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Routledge Philosophy Guidebook to Hume on Morality

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David Hume is widely recognised as the greatest philosopher to have written in the English language. His Treatise on Human Nature is one of the most important works of moral philosophy ever written.
Hume on Morality introduces and assesses
* Hume's life and the background of the Treatise
* The ideas and text in the
* Hume's continuing importance to philosophy
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Editorial Reviews

From the Publisher
'... A superb example of sober thinking and meticulous attention to detail... generate interest that it deserves.' - Journal of Consciousness Studies
Provides a map to Books 2 and 3 of David Hume's , focusing on Hume's theory of the passions and morality. Sets out principal ideas and arguments of the in a clear and readable way, and also covers , and the essay "Of the Standard of Taste." Baillie teaches philosophy at the University of Portland. 5.25x8.25<">. Annotation c. Book News, Inc., Portland, OR (
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Product Details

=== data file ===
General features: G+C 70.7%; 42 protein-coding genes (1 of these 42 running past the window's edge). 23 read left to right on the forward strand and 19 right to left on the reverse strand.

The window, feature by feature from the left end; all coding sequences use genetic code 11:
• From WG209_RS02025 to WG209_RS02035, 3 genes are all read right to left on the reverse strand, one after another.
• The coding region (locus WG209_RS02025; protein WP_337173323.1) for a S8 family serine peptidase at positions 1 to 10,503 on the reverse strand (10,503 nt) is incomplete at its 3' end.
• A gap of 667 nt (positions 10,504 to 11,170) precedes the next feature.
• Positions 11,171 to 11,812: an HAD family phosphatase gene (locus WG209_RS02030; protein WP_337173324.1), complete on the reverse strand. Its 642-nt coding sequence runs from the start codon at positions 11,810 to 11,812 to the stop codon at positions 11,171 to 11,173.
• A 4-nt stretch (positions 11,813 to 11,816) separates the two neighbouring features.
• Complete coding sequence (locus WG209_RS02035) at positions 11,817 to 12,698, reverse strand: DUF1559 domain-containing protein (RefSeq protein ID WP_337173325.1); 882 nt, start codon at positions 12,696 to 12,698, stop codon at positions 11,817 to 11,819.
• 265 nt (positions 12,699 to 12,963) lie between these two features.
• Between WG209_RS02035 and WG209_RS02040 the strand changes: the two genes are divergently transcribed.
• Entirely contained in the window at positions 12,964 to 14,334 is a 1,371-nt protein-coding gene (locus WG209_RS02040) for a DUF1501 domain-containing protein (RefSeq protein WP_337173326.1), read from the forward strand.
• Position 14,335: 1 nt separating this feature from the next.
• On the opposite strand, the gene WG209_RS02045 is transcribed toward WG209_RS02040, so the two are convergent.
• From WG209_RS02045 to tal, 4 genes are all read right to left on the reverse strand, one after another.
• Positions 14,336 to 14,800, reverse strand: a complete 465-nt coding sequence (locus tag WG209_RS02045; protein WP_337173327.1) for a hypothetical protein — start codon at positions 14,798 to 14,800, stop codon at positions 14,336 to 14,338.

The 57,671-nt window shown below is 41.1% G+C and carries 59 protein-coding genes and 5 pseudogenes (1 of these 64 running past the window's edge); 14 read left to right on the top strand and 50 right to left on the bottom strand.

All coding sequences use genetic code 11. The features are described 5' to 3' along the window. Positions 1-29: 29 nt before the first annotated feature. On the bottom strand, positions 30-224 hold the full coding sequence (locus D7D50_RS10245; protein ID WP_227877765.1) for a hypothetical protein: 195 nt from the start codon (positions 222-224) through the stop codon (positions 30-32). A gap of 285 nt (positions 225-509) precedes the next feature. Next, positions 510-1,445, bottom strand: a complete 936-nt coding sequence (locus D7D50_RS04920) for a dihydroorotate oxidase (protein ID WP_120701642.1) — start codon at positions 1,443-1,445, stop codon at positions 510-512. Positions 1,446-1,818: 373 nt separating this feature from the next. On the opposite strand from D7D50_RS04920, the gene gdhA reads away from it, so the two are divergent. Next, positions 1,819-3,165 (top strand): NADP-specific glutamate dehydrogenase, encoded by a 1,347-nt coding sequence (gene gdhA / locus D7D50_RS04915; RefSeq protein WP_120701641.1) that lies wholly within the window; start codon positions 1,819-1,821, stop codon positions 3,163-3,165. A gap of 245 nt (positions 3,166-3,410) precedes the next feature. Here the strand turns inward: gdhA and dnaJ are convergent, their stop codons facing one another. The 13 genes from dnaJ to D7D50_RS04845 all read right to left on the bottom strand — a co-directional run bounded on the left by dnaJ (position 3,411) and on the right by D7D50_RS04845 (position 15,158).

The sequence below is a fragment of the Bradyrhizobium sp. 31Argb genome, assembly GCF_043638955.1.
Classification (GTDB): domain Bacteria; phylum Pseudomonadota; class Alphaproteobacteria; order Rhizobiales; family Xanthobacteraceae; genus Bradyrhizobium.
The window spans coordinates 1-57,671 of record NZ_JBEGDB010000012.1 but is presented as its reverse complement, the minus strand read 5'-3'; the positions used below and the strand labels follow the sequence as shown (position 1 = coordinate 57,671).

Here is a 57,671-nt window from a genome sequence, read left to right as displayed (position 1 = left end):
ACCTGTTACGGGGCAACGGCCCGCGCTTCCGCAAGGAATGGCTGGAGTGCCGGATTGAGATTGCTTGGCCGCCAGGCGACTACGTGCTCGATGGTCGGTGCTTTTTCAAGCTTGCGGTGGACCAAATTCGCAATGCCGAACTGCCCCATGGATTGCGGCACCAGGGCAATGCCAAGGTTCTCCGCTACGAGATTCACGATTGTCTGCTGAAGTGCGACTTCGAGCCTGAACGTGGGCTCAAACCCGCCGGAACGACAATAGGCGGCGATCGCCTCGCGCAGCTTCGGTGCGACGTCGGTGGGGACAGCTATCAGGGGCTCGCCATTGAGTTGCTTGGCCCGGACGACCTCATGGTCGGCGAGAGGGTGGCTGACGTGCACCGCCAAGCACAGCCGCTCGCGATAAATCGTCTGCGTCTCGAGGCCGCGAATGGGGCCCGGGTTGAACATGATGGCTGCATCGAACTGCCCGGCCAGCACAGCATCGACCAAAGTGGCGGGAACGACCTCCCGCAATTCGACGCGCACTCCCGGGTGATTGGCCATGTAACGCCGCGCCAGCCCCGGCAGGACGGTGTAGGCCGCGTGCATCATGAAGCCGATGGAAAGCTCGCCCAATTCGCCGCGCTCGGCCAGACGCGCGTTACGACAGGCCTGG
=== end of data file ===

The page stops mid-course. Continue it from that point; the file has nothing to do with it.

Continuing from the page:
• ISBN-13: 9780415180498
  • Publisher: Taylor & Francis
  • Publication date: 4/28/2000
  • Series: Routledge Philosophy GuideBooks Series
  • Edition description: New Edition
  • Pages: 240
  • Product dimensions: 5.60 (w) x 7.12 (h) x 0.56 (d)

Table of Contents

List of abbreviations
1 Introduction 1
Life and times 1
Methods and aims 10
Moral sense 15
2 Background on the understanding 19
Impressions and ideas 20
Causation 24
Denial of physical and mental substance 31
3 The passions 37
The social self 37
The direct passions 39
Pride and humility 42
Object and cause 45
The double association of impressions and ideas 51
Refinements to the rule 53
Sympathy 56
Love and hatred 60
Sympathy and comparison 65
4 Motivation and will 73
Freedom and the will 73
Reason cannot directly motivate action 86
Passions as 'original existents' 90
A Humean account of motivation 97
Calm passions 99
5 Against moral rationalism 105
Introduction 105
Two rationalists: Clarke and Wollaston 107
Morals and motives 121
Demonstrative reasoning cannot ground morality 125
Factual error cannot be the source of immorality 131
'Is' and 'ought' 136
The moral sentiments 139
6 The virtues 143
The four sources of personal merit 143
Against egoism 147
Justice as an artificial virtue 153
The origin of justice and property 159
Natural preconditions of justice 172
The acquisition and transfer of property 177
The artificiality of promises 180
Self-interest in its proper place 185
7 The moral stance 189
Sympathy and its correction 189
A standard of taste 199
A standard of morals 210
Bibliography 217
Index 223
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